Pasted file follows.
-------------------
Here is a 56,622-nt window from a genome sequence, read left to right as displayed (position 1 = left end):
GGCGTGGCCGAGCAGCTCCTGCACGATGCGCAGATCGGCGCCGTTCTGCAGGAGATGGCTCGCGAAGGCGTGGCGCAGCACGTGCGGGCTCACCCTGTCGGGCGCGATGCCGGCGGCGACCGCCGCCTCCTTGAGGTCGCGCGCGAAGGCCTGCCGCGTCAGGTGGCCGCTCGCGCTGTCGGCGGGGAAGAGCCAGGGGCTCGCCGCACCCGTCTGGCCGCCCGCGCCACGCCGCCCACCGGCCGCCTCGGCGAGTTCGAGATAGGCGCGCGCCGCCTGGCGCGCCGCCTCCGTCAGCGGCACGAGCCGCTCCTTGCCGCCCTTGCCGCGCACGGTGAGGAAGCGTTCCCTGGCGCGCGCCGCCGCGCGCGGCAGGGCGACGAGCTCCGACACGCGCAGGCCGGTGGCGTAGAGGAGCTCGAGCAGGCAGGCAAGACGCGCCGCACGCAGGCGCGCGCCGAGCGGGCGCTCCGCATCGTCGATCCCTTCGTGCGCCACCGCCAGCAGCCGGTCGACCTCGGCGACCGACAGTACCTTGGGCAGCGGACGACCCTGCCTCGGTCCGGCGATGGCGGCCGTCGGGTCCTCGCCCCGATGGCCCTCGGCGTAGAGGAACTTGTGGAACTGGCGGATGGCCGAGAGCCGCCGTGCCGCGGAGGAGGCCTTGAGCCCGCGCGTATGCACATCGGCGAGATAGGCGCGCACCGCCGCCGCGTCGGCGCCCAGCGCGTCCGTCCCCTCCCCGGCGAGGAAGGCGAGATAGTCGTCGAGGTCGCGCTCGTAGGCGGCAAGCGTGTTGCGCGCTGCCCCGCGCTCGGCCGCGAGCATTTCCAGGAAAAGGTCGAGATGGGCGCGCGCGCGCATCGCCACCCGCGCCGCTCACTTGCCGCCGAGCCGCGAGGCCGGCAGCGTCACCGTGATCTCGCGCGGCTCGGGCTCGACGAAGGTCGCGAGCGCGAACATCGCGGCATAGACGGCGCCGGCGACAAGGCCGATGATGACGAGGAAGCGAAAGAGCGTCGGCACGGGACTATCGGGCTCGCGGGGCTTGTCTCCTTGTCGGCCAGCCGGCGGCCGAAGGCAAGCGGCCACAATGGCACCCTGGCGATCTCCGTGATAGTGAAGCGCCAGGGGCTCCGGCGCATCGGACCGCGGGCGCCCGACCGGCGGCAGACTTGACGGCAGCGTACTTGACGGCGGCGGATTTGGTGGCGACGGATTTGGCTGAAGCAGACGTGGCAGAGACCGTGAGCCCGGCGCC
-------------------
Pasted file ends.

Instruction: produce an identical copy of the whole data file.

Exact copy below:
Here is a 56,622-nt window from a genome sequence, read left to right as displayed (position 1 = left end):
GGCGTGGCCGAGCAGCTCCTGCACGATGCGCAGATCGGCGCCGTTCTGCAGGAGATGGCTCGCGAAGGCGTGGCGCAGCACGTGCGGGCTCACCCTGTCGGGCGCGATGCCGGCGGCGACCGCCGCCTCCTTGAGGTCGCGCGCGAAGGCCTGCCGCGTCAGGTGGCCGCTCGCGCTGTCGGCGGGGAAGAGCCAGGGGCTCGCCGCACCCGTCTGGCCGCCCGCGCCACGCCGCCCACCGGCCGCCTCGGCGAGTTCGAGATAGGCGCGCGCCGCCTGGCGCGCCGCCTCCGTCAGCGGCACGAGCCGCTCCTTGCCGCCCTTGCCGCGCACGGTGAGGAAGCGTTCCCTGGCGCGCGCCGCCGCGCGCGGCAGGGCGACGAGCTCCGACACGCGCAGGCCGGTGGCGTAGAGGAGCTCGAGCAGGCAGGCAAGACGCGCCGCACGCAGGCGCGCGCCGAGCGGGCGCTCCGCATCGTCGATCCCTTCGTGCGCCACCGCCAGCAGCCGGTCGACCTCGGCGACCGACAGTACCTTGGGCAGCGGACGACCCTGCCTCGGTCCGGCGATGGCGGCCGTCGGGTCCTCGCCCCGATGGCCCTCGGCGTAGAGGAACTTGTGGAACTGGCGGATGGCCGAGAGCCGCCGTGCCGCGGAGGAGGCCTTGAGCCCGCGCGTATGCACATCGGCGAGATAGGCGCGCACCGCCGCCGCGTCGGCGCCCAGCGCGTCCGTCCCCTCCCCGGCGAGGAAGGCGAGATAGTCGTCGAGGTCGCGCTCGTAGGCGGCAAGCGTGTTGCGCGCTGCCCCGCGCTCGGCCGCGAGCATTTCCAGGAAAAGGTCGAGATGGGCGCGCGCGCGCATCGCCACCCGCGCCGCTCACTTGCCGCCGAGCCGCGAGGCCGGCAGCGTCACCGTGATCTCGCGCGGCTCGGGCTCGACGAAGGTCGCGAGCGCGAACATCGCGGCATAGACGGCGCCGGCGACAAGGCCGATGATGACGAGGAAGCGAAAGAGCGTCGGCACGGGACTATCGGGCTCGCGGGGCTTGTCTCCTTGTCGGCCAGCCGGCGGCCGAAGGCAAGCGGCCACAATGGCACCCTGGCGATCTCCGTGATAGTGAAGCGCCAGGGGCTCCGGCGCATCGGACCGCGGGCGCCCGACCGGCGGCAGACTTGACGGCAGCGTACTTGACGGCGGCGGATTTGGTGGCGACGGATTTGGCTGAAGCAGACGTGGCAGAGACCGTGAGCCCGGCGCC